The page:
Thursday, June 12, 2008

Developmental Wednesday #11

We were off celebrating our niece's graduation yesterday - in 97 degree heat. Thank goodness my two kiddos are such awesome troopers about stuff like that. And today was my birthday so yeah. Here is the developmental post of the week. Tomorrow I will post a favorite product as well as ways to give back to your local NICU.

We all do it. All the time. All parents have some tendency to compare or at least keep track of how "on target" their little ones are. For the parents of preemies, this is basically expected and almost encouraged. While keeping track and comparing how your preemie is doing compared to expected results or other children, try not to let it consume your worry. Once we start worrying about it too much, we start pushing too much. And that isn't good for anyone.

Depending on the level of services you are getting for your preemie, you will most likely be given certain things to "work on" with your preemie. My own personal experience has been that consistently working with a preemie on certain activities, developmental milestones, etc. works well. However, be careful that you aren't spending all your time just trying to get your preemie to the next milestone. Here are some tips to maximize the benefit of actively working on developmental milestones.

1) Think short vs. long - If you have a specific thing/activity/exercise that you want/need to work on with your preemie, try to do it for a short amount of concentrated time. For example, we are trying to get my daughter to squat down and then stand up again. I take about 5-10 minutes several times a day to work on that specific thing. She usually tells me when she has had enough and I try to honor those cues so that I don't stress or tire her out. Sometimes if you do something for a short amount of time your preemie will reap the benefit without getting too upset about it.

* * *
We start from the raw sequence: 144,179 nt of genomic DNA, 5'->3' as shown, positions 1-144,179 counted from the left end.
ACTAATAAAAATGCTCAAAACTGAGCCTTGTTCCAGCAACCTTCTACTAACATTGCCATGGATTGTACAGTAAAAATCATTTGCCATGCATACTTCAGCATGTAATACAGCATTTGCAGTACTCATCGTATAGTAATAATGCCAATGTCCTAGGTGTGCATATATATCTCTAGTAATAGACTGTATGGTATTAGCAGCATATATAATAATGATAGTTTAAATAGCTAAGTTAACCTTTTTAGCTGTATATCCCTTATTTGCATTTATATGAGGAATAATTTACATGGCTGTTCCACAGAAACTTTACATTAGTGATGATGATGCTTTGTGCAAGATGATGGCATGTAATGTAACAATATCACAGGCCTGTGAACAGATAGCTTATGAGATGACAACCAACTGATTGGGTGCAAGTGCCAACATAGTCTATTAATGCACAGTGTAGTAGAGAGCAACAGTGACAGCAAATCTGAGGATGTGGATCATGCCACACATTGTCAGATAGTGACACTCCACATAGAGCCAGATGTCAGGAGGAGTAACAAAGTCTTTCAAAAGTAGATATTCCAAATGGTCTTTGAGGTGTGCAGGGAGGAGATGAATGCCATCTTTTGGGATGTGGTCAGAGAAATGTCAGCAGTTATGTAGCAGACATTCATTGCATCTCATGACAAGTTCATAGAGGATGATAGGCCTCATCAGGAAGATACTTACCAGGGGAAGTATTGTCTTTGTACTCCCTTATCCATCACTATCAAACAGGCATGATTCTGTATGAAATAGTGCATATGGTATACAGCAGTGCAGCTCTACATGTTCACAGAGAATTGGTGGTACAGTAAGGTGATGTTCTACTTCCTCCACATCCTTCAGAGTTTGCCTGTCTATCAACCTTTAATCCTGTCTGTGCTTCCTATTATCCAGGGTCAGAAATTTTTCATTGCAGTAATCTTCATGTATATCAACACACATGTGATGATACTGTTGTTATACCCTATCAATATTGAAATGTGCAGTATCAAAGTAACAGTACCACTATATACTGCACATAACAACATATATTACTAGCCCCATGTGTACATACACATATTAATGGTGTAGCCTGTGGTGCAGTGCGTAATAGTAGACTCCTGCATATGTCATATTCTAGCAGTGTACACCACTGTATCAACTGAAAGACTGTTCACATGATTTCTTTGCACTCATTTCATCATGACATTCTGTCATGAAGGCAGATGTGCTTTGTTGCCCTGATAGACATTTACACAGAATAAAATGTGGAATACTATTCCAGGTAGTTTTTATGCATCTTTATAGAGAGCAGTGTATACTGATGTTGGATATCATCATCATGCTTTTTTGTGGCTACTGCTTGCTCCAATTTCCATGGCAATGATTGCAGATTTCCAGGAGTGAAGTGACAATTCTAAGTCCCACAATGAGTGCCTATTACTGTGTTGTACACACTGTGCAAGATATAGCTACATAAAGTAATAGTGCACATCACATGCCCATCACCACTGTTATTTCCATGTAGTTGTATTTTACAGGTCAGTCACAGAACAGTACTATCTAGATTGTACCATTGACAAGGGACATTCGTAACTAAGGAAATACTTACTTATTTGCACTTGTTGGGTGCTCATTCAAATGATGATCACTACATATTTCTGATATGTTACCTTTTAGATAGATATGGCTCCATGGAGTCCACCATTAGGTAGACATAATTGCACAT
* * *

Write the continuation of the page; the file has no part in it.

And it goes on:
2) Frequent sessions - Try and do concentrated development time several times throughout the day. I usually try and take 5-10 minutes at least 3 times a day to do something specific with my daughter (vs. just play time). It's easier to fit 5 minutes a few times a day into your schedule rather than an hour each day.

3) Keep it fun. Use toys, singing, dancing, etc. to make your developmental therapy time fun and enjoyable for both of you. Involve older siblings in the activities as well. The more your preemie associates this time with fun than the more likely they are to keep doing it.

4) Walk away - sometimes either you or your preemie are just not into it at a certain time. If you find yourself (or your preemie) getting frustrated, crabby, cranky, etc. than stop and go do something else.

5) Try not to compare too much - this is hard to do but don't spend a lot of time comparing what your preemie is doing compared to other kids/other preemies/advice books. There are a lot of factors that go into development and it is important to really take that into account. Be tuned in to the specific progress your preemie is making, check with your doctor and use that as your guide.

6) Write it down - if you do have concerns about something specific that your preemie is or is not doing than write it down and take it with you to your next appointment. Once you have written it down (or called to talk to the doctor) try and let the worry go until you have spoken to your doctor and determined whether or not it is something to worry about. Hard to do but it really does help for overall mental health.

Coming soon: How to deal with family, friends and total strangers when it comes to your preemie's development.

1 comment:

aline said...

That is so true! I had a hard time not comparing our little preemie to other kids and what stage she was at compared to others. I'd find myself in competition mentally but I do have to say that it made me work harder to help my daugther achieve her milestones. I did however have to stop myself sometimes when I realised I was pushing too hard. In the end she took her own time with everything and met her goals according to her pace. Once I realised that, things became easier and I relaxed more about it!